Now…the one who was at the helm of setting the tone and the table  is lost in a place where she does not even understand the meaning of the word Christmas. We have not had a meal like that in years, and Dad has not celebrated Christmas in quite the same way in some time. Of course, Grandparents pare things back, but we have set aside the wonder because she does not understand. Until this past Thanksgiving…my brother and his wife brought Thanksgiving to my folks’ place.

 

Dad set the table and each piece was still able to carry memories. It is amazing how these inanimate objects bear our thoughts and hold our emotions, releasing a flood of memories just by being brought out into view. Now Dad walks through setting the pieces out, and Mom shadows him. She takes some pleasure in seeing the pieces, but she no longer is the one setting the tone. She no longer is the one welcoming the guests with beaming smile. She is no longer orchestrating.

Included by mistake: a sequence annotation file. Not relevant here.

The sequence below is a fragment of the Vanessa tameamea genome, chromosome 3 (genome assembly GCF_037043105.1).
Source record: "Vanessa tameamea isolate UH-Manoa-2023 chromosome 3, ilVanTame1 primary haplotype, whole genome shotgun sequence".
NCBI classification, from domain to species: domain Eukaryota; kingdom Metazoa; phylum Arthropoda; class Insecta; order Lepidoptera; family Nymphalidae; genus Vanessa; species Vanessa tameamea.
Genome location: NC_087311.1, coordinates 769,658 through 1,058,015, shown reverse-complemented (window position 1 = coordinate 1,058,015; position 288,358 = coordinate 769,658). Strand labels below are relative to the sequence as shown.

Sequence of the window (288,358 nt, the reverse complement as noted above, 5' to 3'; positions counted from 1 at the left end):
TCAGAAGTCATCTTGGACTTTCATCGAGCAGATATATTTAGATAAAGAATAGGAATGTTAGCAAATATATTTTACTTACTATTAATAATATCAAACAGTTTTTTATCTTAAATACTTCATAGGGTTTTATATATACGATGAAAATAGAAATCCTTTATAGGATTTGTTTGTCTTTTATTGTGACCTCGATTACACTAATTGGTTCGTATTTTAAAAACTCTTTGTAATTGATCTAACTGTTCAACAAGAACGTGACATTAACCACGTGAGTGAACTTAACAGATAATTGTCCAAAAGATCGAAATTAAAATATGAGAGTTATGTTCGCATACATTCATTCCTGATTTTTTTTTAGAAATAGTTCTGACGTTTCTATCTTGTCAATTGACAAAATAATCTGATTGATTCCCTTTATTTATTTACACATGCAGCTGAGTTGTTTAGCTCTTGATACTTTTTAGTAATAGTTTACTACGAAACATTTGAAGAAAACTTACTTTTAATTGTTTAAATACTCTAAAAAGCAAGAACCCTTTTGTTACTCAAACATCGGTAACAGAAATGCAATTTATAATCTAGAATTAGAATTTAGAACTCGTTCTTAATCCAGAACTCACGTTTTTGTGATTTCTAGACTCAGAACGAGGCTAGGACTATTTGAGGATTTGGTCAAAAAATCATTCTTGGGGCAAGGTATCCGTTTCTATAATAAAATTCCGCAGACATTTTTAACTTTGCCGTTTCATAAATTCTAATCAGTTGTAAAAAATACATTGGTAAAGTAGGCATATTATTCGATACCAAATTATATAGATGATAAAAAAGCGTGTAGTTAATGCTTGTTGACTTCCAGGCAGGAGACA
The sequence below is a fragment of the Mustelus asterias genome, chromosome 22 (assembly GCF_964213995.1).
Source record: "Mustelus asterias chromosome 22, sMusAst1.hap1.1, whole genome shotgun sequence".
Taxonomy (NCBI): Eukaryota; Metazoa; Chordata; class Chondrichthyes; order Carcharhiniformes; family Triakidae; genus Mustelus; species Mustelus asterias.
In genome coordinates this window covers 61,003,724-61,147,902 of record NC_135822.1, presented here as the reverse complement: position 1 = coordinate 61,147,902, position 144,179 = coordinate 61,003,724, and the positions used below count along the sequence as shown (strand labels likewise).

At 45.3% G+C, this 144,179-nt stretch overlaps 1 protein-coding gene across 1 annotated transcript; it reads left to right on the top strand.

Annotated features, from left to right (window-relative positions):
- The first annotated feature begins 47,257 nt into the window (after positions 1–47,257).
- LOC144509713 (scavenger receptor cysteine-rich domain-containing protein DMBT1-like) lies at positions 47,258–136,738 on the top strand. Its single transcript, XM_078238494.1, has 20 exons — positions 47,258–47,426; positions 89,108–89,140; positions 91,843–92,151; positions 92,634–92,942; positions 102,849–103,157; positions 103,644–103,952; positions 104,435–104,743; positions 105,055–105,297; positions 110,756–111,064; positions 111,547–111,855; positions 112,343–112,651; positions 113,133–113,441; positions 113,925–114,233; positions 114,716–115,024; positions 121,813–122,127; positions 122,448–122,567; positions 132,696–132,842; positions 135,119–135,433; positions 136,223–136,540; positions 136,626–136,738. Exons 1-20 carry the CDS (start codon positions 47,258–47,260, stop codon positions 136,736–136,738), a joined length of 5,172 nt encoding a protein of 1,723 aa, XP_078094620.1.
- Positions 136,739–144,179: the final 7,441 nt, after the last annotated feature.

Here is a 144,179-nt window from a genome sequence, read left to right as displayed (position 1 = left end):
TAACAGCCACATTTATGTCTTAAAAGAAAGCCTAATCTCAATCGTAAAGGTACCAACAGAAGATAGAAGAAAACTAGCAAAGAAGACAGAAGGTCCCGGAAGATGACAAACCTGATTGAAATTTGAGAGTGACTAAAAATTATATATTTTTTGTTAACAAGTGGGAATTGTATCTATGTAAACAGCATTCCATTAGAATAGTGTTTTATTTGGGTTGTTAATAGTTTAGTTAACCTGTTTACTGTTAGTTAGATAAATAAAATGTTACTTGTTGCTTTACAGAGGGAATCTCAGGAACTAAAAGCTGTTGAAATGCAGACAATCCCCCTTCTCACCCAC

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I realized something. I have many friends for whom the holidays are truly difficult, and I imagine that infusing wonder into those moments can be daunting. Seasons which invoke feelings of dread and fear and depression, or where loneliness is the dominant emotion rather than wonder or joy…these are not seasons marked by memories of anticipation and hope.  Rather, they might be seasons where we want to simply close the door and ignore.

 

I would offer that all the more, though, we need in those moments to affirm the irrationality of Christmas, as Madeleine L’Engle says.

In the midst of the terrors and the depressions and the fears and the angers and the hopelessness….in the midst of those is where we need to hear the wonder.

We can manufacture some sense of wonder with Elves on Shelves and twinkling lights. Enough to capture the attention of the five year old, or even the ten year old. Enough to enliven their imagination so they have memories to look back upon as they age. Enough to spark their wonder. But, they are mere glimpses of wonder, and they do not sustain. Let the children play and enjoy…and spark their wonder.

Then, remind them of the One who tells of the truest wonder of all.